Citi Investment Research’s Kit Wei Zheng and Jester Koh see things differently — their expected sharper rise in 1Q2023 core inflation compared to MAS’s mid-October forecast of “around 5%”, along with a slightly better outlook is supportive of a final tightening in April.

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“Our base case remains a 100 basis points (bps) upward re-centring for now, but MTI’s less cautious outlook keeps alive the possibility of gentler fall in core and thus ‘slightly’ steeper slope,” they say.

According to the Citi analysts, MTI’s 0.5% to 2.5% forecast range for 2023 implies an average q-o-q growth of 0% to 0.8% in 2023. Notwithstanding the mechanical drag from the downward revision in 4Q2022 GDP, they believe the “slightly less adverse external” backdrop of China’s reopening has on balance reduced the downside risks to their 1.8% GDP growth forecast for 2023, which assumes an average sequential growth of 0.7% that is close to trend.

Maybank Securities analysts Chua Hak Bin and Lee Ju Ye​ say that despite the slower growth, they also expect the MAS to tighten monetary policy again in April 2023 with another re-centering to reduce intense core inflation pressures amid a tight labour market.

Chua and Lee believe that Singapore will dodge recession in 2023 despite facing uneven growth ahead, with manufacturing and trade-related services in recession. They see construction and services continuing to expand with the reopening and recovery in the hospitality, aviation and consumer-facing sectors.

They have maintained their 2023 GDP forecast at 1.7% growth, slightly above the midpoint of MTI’s 0.5% to 2.5% forecast range, and expect Feb 14’s Budget 2023 announcement to provide social support measures.

“We are expecting a ‘half-full’, rather than a ‘half-empty’ economy, as China’s reopening will cushion the impact from the slowdown in the US and European Union (EU). The inverted US yield curve is pointing to a high 30% probability of recession in Singapore, but we think China’s reopening will reduce the odds of a recession and ‘decouple’ the overall economy from the manufacturing downturn,” say the analysts.

They expect the Budget 2023 announcement to include support measures for low-income households and businesses amid the growth slowdown and elevated inflation. They also see the GST Assurance Package topped up by $1.4 billion and social support likely to be expanded in the form of temporary cash support and training subsidies. Measures such as small business recovery grants, temporary bridging loans and trade loans may be extended for businesses, they say.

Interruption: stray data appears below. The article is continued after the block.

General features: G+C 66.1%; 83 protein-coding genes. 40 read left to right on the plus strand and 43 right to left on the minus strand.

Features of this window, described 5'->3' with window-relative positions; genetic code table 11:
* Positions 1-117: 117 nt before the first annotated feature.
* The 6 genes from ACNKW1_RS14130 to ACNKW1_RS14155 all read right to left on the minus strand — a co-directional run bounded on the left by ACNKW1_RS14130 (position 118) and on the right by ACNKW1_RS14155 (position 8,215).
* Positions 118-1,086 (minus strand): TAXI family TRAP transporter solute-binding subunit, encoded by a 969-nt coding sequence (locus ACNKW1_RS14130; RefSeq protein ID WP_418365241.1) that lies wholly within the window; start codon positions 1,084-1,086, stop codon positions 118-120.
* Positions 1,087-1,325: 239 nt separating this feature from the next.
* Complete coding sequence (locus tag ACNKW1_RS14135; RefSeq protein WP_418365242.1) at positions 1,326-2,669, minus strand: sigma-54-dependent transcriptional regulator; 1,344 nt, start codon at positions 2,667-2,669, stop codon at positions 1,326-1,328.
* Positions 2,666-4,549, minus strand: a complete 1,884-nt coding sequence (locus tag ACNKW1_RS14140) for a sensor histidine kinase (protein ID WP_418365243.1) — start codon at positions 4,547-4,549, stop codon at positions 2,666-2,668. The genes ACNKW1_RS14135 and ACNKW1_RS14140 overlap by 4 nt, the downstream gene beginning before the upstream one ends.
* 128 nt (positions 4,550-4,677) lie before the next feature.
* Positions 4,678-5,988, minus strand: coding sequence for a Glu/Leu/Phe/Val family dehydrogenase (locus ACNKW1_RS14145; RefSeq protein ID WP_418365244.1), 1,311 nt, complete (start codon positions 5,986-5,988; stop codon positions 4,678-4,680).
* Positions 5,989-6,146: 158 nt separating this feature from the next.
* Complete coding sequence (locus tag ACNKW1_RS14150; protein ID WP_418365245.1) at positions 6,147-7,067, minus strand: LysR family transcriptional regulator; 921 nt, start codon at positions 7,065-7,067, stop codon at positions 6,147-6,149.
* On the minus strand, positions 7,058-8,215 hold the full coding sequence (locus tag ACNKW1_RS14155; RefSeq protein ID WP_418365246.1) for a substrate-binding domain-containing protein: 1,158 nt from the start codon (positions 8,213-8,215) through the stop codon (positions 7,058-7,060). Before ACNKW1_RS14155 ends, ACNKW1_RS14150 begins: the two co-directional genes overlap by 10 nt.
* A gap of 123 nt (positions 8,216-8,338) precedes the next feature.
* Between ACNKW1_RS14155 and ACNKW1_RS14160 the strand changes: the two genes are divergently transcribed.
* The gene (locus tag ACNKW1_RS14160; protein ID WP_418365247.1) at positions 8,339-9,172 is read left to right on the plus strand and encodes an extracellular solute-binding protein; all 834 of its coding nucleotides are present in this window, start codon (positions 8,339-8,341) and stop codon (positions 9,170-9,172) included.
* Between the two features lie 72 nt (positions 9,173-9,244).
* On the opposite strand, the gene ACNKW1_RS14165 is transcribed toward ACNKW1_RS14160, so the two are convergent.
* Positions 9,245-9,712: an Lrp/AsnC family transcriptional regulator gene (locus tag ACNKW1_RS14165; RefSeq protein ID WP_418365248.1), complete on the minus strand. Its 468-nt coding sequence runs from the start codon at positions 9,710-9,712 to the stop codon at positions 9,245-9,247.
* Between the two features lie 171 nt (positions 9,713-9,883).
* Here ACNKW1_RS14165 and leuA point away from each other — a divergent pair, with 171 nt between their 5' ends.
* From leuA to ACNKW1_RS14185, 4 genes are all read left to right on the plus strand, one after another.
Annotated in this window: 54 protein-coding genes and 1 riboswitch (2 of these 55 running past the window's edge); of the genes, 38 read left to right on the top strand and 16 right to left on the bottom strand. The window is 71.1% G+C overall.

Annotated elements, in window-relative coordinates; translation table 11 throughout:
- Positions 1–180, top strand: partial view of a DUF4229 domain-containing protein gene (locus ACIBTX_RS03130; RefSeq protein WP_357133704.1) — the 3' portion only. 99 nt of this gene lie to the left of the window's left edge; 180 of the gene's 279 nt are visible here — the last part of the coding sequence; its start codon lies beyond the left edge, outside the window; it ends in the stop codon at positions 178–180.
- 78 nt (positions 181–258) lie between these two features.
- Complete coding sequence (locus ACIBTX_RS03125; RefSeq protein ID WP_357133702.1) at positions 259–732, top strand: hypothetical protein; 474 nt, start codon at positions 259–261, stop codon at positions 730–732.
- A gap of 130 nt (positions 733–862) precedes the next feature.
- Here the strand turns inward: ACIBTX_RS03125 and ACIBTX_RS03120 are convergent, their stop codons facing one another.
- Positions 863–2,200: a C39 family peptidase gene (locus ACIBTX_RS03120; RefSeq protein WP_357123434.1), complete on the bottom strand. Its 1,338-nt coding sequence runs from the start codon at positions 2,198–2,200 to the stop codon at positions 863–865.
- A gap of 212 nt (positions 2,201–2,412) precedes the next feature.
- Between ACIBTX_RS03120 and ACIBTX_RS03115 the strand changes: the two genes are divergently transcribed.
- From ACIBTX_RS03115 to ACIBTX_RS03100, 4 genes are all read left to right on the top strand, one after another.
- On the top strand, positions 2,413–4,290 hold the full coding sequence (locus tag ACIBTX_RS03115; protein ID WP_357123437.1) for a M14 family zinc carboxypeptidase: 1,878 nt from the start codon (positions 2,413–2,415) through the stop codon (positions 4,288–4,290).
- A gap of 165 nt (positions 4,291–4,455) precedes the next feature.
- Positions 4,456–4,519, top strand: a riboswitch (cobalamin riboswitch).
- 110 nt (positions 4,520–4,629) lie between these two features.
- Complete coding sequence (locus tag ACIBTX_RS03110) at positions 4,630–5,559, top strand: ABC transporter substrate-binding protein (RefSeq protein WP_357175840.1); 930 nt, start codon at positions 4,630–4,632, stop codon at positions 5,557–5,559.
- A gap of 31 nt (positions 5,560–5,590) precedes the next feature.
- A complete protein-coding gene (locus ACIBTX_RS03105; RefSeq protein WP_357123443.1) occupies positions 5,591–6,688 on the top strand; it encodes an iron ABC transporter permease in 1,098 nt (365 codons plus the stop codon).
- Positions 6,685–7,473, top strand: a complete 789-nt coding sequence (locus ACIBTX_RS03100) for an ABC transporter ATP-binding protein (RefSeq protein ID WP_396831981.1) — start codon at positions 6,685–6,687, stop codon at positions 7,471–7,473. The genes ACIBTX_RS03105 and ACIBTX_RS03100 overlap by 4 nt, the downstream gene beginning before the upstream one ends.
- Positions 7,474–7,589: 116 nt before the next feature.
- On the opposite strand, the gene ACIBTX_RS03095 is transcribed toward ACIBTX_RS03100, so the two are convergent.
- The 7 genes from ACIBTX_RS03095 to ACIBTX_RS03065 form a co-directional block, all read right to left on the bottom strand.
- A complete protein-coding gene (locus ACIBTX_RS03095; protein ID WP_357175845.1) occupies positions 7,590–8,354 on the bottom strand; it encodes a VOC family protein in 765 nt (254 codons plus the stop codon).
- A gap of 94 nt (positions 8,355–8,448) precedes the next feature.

China spillover remains to be seen

Meanwhile, RHB Group senior economist Barnabas Gan has kept his 2023 GDP growth forecast at 3.0%, and expects growth momentum to decelerate into 1H2023 before picking up in 2H2023.

Gan says the expected growth momentum slowdown in 1H2023 can be attributed to higher interest rates and slower trade and manufacturing activities.

According to Jamus Lim, associate professor of economics at ESSEC Business School, Asia-Pacific, this slowdown is largely a reflection of deteriorating external conditions. In 4Q2022, growth in merchandise trade went negative, even as services trade slowed significantly to single digits, having expanded by double digits over prior quarters, he notes.

“This, in turn, has been due to a slowdown in growth in the major G3 economies (the US, Euro Area, and Japan), which have fallen over the past few quarters. Continued tightening in monetary conditions — even though the pace is slowing — will likely remain a headwind for these economies’ growth in the first half of 2023, and that will in turn have implications for Singapore’s external demand,” says Lim.

Nonetheless, he points out that China’s relatively aggressive reopening could be a “saving grace”; Beijing is unlikely to backtrack on its new position, which will mean a rebound in China’s economy, says Lim.

Whether this translates into anything “substantive” for Singapore remains unclear, he notes. “While our tourism sector will very likely benefit from new Chinese tourist inflows in the coming quarters, the Middle Kingdom’s strategy of dual circulation, which seeks to refocus much of its demand domestically,” he says.

“Add to this the relatively small contribution of tourism to Singapore’s economy (the sector is around 4% of GDP), It is therefore unclear whether this boost will be sufficient to offset the drag from slowdowns in the advanced economies,” adds Lim.